2) Be CONSISTENT and PERSISTENT. Some dogs take longer to pick up on this than others and not using a prong can make teaching proper leash walk skills a long, protracted work in progress. But it's still doable with any dog. What will often happen is you will slack off in your training, give up, and start letting the dog pull again when you don't see quick results that everybody tells you you will when they suggest the technique. DO NOT GIVE UP. You can try stopping and starting, changing direction, or any number of different walking exercises. Mix them together. You might look wierd, but zig zag down a quiet street some time. Down one way, cross, back in the opposite direction. Stop, turn around, backtrack, etc...The important thing is forward motion stops EVERY SINGLE TIME the dog puts tension in the leash, and then you re-set in a good heel position with a loose leash before going again.

    I throw in 'look-at-me' drills too, often while doing all these other things. We started by teaching the dog to make eye contact every time I said it and rewarding her with a treat while in the quiet of the living room. Then we moved outside, and she has to respond when humans and other dogs pass. If she doesn't respond the first time, she gets a sharp leash correction then gets the treat and tons of praise AS SOON AS she responds to the correction and gives me the eye contact she knows I wanted. But I only introduced the correction after I knew she understood what I was saying every time I said 'Look at me." Then I may also have a toy, and we may stop and play for a minute or two before moving on. This helps because there are also attention issues in this situation: The dog has not found it sufficiently rewarding to focus on you during the walk. A dog that won't focus its attention on the handler can't properly follow, and a dog that can't follow can't maintain a slack leash. A good part of this is making yourself more interesting to your dog than anything else going on during the walk and making it a conditioned reflex for her to redirect her attention to you when you ask for it. I find it's way easier than simply playing tug-of-war with her for the whole hour.

  2. Bailey Adams says

    You'll want to start off slow. Attach his collar and leash to him and let it hang loosely. Reward him for not panicking with the leash on.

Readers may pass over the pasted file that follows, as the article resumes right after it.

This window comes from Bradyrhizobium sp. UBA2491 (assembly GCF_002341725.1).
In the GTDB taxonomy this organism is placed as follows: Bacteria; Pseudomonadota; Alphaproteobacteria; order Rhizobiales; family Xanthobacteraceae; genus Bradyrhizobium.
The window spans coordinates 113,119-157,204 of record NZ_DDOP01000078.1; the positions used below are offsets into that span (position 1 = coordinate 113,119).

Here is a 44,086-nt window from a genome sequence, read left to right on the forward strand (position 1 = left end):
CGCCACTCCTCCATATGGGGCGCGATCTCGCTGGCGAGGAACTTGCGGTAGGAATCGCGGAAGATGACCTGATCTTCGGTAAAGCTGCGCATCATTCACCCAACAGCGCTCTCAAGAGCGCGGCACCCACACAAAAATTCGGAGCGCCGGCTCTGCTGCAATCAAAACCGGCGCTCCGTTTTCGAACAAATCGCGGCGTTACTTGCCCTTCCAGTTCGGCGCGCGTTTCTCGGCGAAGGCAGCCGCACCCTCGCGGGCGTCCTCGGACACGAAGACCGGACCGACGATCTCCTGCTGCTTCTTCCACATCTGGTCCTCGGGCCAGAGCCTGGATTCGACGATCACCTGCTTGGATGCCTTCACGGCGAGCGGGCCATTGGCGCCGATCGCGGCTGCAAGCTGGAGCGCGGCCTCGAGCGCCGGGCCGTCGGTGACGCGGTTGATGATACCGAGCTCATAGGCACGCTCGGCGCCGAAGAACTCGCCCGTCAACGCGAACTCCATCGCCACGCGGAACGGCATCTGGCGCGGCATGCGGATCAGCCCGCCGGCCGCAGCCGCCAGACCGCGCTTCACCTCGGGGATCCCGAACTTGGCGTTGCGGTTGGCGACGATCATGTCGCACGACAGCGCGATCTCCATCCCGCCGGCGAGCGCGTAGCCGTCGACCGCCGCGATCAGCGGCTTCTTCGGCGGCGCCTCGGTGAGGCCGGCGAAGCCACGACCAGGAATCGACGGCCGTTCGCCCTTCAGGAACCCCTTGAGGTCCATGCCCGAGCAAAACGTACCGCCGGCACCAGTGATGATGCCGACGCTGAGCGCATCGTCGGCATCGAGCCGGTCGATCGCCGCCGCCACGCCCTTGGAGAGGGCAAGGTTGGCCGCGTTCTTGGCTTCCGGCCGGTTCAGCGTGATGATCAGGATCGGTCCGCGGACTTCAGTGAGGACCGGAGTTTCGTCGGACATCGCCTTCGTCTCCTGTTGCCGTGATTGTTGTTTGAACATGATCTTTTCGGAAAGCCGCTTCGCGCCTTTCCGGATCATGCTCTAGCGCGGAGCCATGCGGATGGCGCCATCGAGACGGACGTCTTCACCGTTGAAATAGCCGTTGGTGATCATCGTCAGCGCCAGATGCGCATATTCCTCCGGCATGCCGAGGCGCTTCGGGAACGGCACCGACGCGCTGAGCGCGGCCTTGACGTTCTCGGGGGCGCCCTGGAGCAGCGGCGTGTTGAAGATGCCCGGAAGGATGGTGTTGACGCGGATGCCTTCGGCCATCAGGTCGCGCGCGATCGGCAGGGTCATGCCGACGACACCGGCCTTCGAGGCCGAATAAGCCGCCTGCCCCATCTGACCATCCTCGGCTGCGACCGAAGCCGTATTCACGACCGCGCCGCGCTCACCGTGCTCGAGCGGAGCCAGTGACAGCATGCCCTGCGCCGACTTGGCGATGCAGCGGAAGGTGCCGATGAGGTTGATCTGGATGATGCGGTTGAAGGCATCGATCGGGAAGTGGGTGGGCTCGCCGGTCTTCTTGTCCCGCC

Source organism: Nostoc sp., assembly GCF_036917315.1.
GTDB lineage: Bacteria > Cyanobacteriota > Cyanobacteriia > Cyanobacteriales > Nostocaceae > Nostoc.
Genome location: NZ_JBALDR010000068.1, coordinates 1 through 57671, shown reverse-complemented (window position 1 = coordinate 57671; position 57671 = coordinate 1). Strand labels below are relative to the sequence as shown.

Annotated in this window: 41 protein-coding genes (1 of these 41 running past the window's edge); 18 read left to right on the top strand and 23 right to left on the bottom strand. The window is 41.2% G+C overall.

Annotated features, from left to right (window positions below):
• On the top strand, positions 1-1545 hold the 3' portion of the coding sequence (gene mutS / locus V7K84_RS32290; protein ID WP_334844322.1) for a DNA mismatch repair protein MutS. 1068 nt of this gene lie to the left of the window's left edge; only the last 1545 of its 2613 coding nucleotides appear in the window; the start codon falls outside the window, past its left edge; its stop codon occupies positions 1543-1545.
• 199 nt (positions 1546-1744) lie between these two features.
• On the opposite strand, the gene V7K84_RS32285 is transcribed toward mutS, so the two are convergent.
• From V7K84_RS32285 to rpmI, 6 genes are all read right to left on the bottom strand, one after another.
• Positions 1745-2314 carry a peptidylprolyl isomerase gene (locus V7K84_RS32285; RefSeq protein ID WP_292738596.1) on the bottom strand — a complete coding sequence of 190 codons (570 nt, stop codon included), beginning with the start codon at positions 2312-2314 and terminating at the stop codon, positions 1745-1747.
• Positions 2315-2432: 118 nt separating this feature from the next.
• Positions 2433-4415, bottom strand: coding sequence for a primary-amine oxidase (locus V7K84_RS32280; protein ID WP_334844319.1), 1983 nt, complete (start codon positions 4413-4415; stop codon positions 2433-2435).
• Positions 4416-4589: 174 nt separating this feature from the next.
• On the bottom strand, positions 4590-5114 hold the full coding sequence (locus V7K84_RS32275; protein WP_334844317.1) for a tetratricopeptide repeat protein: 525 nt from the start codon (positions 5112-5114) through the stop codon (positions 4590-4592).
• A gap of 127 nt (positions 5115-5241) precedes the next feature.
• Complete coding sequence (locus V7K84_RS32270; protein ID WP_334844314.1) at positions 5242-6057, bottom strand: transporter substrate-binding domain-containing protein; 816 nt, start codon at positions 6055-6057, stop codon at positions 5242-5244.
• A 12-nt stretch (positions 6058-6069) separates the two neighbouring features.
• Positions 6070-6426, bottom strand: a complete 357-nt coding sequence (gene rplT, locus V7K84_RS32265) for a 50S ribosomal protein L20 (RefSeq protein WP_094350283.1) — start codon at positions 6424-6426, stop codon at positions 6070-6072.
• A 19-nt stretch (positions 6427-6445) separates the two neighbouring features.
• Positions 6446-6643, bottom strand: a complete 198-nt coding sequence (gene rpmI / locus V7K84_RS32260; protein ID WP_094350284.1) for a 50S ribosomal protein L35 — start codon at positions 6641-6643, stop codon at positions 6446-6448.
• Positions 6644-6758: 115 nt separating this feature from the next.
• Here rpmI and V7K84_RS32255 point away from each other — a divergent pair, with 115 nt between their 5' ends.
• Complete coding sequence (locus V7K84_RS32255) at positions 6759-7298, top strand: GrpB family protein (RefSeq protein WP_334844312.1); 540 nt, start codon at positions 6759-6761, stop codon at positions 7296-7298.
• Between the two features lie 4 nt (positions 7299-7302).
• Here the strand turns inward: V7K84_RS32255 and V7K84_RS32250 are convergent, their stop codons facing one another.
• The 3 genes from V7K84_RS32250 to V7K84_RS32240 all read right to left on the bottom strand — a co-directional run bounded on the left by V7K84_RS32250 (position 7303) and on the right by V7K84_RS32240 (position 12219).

Following this grab his leash and practice walking him back and forth across the room, giving him a treat each time he isn't pulling. Then move outside to your yard. Once again practice walking around the yard, rewarding him for good behavior. If he does well take him to the street. If he does well reward him and continue walking. However, if he begins pulling give him a slight tug and stop. As soon as he waits patiently for you reward him.
    The trick to teaching a dog any command is persistence (and treats!). Rather than punish for bad behavior, reward for good behavior.

    Alternatively, you can bring him to obedience training and over the course of a few classes your dog will learn the command heel. You'll be taught how to keep him in check.
    Good luck, hopefully you'll have him walking on a leash soon!

  3. C I says

    Like everything in life, he needs to be paid for being good. Buy yourself a bum bag and fill it full of yummy treats like cheese, sausage, apple anything he likes. Now,with the dog on the left, hold your lead in your right hand and have a treat in your left hand. Let him sniff at the treat, lift it up to waist level and step off. Go a few steps and give him food. If he surges ahead, change direction, rapidly. Allow him to feel the lead go tight and encourage him to come to you. When he catches up, stop and give him another treat.

    You are not going to get a quick fix on this. You need to practice, practice, practice.